Standing as a Labour Candidate and leading worship at Wesley Chapel on May 25th

On Thursday May 22nd I stood as the Labour candidate in our very Tory area of Harrogate, so I was gratified to get 168 votes! I was not quite the bottom of the pole which as usual the Conservatives won in the Pannal area. Still it was good to make a stand for what I believe in. If only more people would vote in our constituency; most of those who don’t vote seem to claim they don’t understand about politics or that even if they voted it would make no difference! It will certainly not make a difference if they don’t vote, as those who don’t vote cannot criticise the government whom they have not played any part in electing! It is vital that we vote, especially after the vote was so hard fought for by the suffragettes so that women who had played such a large part in the First World War at home could have a vote. My grandmother was very much a sympathiser of the suffragettes. I certainly feel it is very important to vote. We are called after all to work for justice and support those who often through no fault of their own find themselves in need of sustenance and support.

On Sunday May 25th I led worship at Bilton Area Chapel. It was good to be able to lead a morning service there as I mostly get planned there in the evenings. We began worship as we sang ‘All my hope on God is founded’ and I led the opening prayers of praise, thanksgiving, confession and the Lord’s Prayer. I then told them a story about students doing a study in the Baltimore Slums of 200 boys to see what they thought their future might be and they all said that they did not have a chance. 25 years later a new professor asked his students to find out what happened to those boys. They found that 20 had either moved away or died but they were able to meet with most of the other 180 and discovered that 176 of the boys much to their astonishment had become lawyers, businessmen and doctors! How had they beaten the odds? It was a certain teacher. The teacher was now retired and was asked what her secret was and she simply said that she just love those boys! Jesus told the disciples to love one another as he had loved them and that is exactly what that teacher did, valuing each of those boys so they achieved beyond their potentials.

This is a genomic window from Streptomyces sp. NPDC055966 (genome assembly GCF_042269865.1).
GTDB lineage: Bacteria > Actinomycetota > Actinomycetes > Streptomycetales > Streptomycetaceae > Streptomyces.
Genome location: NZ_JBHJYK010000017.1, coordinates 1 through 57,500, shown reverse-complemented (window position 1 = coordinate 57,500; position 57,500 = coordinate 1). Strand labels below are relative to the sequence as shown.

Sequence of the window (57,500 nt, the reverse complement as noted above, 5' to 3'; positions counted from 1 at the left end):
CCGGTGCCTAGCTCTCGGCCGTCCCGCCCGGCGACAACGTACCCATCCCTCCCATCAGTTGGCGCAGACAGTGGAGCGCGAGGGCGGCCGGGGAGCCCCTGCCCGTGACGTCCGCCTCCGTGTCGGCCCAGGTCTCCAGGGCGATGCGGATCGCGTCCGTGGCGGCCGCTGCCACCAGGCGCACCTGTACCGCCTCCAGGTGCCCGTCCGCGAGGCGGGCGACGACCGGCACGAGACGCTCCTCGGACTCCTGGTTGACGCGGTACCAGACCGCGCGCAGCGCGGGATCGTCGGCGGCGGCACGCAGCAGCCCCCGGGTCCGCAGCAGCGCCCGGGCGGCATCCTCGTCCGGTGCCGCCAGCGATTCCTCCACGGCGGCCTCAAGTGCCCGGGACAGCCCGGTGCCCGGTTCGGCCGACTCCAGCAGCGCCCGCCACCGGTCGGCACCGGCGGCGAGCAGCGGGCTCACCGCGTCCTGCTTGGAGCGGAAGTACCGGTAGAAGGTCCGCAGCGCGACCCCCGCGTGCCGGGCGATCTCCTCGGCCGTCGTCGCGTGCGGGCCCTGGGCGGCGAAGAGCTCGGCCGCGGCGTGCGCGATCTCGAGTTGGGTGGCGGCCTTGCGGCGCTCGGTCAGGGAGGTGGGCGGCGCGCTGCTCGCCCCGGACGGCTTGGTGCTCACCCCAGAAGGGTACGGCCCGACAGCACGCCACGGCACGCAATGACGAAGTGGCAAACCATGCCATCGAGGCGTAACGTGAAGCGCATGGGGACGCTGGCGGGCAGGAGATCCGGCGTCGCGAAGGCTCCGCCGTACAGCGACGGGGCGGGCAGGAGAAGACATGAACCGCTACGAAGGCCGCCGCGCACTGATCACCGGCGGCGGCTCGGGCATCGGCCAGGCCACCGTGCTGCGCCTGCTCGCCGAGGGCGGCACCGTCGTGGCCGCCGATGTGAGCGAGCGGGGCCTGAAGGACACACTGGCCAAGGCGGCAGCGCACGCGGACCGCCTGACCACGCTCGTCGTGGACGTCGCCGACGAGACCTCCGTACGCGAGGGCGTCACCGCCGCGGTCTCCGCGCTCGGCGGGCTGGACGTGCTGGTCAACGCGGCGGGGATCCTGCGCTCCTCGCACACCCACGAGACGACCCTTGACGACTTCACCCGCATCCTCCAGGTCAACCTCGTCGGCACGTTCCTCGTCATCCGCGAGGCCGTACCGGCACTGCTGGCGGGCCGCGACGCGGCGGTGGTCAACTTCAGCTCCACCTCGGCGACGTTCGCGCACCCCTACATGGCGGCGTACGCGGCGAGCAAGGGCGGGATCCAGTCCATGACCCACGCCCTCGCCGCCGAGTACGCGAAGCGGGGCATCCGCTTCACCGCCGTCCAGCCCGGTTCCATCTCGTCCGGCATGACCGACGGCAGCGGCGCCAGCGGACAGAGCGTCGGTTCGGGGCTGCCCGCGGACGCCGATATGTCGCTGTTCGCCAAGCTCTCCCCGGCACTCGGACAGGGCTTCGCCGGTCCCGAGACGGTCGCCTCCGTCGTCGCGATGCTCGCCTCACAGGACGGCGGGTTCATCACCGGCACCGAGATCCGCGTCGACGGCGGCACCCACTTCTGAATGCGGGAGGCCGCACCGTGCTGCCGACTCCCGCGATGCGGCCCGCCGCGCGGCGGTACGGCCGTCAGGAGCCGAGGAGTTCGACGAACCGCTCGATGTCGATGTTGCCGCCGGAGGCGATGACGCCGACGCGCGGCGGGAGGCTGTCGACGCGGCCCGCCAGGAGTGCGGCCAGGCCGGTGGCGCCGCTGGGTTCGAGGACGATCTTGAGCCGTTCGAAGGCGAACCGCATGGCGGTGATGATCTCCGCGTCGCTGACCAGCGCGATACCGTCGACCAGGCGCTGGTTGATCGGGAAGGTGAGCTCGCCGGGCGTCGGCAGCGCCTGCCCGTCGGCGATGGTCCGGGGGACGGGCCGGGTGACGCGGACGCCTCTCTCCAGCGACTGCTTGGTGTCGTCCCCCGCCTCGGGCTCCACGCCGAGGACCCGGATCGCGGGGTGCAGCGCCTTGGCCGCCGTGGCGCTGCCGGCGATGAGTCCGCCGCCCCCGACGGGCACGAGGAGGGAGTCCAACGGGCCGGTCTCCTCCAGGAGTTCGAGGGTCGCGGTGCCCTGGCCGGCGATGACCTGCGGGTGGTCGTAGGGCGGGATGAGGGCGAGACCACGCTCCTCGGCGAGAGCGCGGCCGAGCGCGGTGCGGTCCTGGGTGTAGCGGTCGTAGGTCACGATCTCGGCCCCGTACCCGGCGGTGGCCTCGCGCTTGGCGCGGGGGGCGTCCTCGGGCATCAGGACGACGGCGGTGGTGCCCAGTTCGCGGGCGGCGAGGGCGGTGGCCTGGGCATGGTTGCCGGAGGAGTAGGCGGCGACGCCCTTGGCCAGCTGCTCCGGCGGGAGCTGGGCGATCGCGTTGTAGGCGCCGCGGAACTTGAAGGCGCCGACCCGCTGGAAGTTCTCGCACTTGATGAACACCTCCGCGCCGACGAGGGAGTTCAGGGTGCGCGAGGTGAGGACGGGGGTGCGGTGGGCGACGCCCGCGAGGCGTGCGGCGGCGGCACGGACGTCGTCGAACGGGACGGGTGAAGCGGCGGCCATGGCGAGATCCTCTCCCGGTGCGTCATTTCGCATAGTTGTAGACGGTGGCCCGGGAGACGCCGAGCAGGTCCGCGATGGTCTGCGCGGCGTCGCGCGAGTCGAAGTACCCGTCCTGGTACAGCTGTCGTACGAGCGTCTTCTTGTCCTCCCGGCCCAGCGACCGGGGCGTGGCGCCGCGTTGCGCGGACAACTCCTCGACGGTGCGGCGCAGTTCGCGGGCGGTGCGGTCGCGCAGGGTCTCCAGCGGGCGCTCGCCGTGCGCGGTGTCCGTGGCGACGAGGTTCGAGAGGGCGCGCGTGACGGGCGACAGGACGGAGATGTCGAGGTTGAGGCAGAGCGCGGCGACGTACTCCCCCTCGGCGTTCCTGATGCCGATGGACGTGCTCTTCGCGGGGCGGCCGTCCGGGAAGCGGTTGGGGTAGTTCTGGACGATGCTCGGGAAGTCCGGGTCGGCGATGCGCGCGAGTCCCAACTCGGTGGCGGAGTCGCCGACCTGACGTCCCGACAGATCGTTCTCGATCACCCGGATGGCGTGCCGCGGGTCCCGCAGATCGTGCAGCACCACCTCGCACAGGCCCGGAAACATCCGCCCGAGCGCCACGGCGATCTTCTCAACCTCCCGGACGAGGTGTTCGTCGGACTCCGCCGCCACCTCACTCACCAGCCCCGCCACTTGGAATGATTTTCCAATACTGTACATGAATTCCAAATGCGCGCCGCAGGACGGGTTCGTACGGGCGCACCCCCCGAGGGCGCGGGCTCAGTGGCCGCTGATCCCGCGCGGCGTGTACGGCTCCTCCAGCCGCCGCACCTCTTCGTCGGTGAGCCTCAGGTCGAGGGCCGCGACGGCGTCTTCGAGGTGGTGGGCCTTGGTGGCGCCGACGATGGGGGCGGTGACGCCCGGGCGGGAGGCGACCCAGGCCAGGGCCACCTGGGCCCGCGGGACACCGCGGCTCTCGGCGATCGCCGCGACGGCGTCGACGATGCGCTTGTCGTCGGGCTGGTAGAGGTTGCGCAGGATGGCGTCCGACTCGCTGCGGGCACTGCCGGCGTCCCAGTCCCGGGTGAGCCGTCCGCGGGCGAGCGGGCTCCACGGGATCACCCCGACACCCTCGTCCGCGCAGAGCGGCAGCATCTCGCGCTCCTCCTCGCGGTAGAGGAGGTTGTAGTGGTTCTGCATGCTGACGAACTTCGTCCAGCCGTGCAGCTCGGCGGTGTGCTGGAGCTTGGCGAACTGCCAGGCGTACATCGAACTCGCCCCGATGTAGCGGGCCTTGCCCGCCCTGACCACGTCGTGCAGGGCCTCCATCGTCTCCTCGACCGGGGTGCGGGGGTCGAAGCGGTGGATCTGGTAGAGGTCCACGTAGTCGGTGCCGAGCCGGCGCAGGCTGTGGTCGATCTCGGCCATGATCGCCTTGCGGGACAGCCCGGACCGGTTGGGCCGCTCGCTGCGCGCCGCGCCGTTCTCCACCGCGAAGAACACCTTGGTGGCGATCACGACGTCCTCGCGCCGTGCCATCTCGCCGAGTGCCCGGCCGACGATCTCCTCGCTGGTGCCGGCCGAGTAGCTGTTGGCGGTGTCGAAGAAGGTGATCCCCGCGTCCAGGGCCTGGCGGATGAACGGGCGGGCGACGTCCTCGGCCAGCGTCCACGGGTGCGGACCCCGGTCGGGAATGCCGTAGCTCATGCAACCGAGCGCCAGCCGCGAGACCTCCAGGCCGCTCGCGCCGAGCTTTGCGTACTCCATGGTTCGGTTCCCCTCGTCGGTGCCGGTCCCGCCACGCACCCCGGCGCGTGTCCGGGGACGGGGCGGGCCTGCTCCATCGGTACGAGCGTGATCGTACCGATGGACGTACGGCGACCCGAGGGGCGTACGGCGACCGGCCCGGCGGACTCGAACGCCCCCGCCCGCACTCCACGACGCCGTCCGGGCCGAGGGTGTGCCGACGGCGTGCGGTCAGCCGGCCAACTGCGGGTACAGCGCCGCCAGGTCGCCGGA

We then sang ‘Jesu, Jesu, fill us with your love, show us how to serve the neighbours we have from you.’ We then had a dramatised reading based on Acts 17 v21-32, which brought the reading to life, I think. The second reading was John14v15-21. We then sang, ‘All heaven declares the glory of the risen Lord,’ before the sermon.
The disciples were facing the impending departure of Jesus and Jesus was preparing them for that inevitable day. However he told them that they would not be totally bereft and alone, as he would send them a helper. This helper would be the ‘Paracletos’; that is ‘someone called in to help’ in times of trouble or need. He told them that if they loved him they would follow what he had taught them and live as he had shown them. The advocate, the Holy Spirit, would come to remind them of all Jesus had taught them and would bring them strength and wisdom so they would not have to struggle alone. As Jesus loved them they also had to love one another and share that love with others. They would not see him for a while but then they would see him again. The disciples now had witnessed the suffering and death of Jesus and had been overjoyed to see the risen Lord appearing to them on several occasions and knew that He was alive. Jesus had begun to reinforce his teachings and prepare them for the time he would finally leave them. When the promised Holy Spirit came He would inspire them and give them courage to proclaim the good news of Jesus.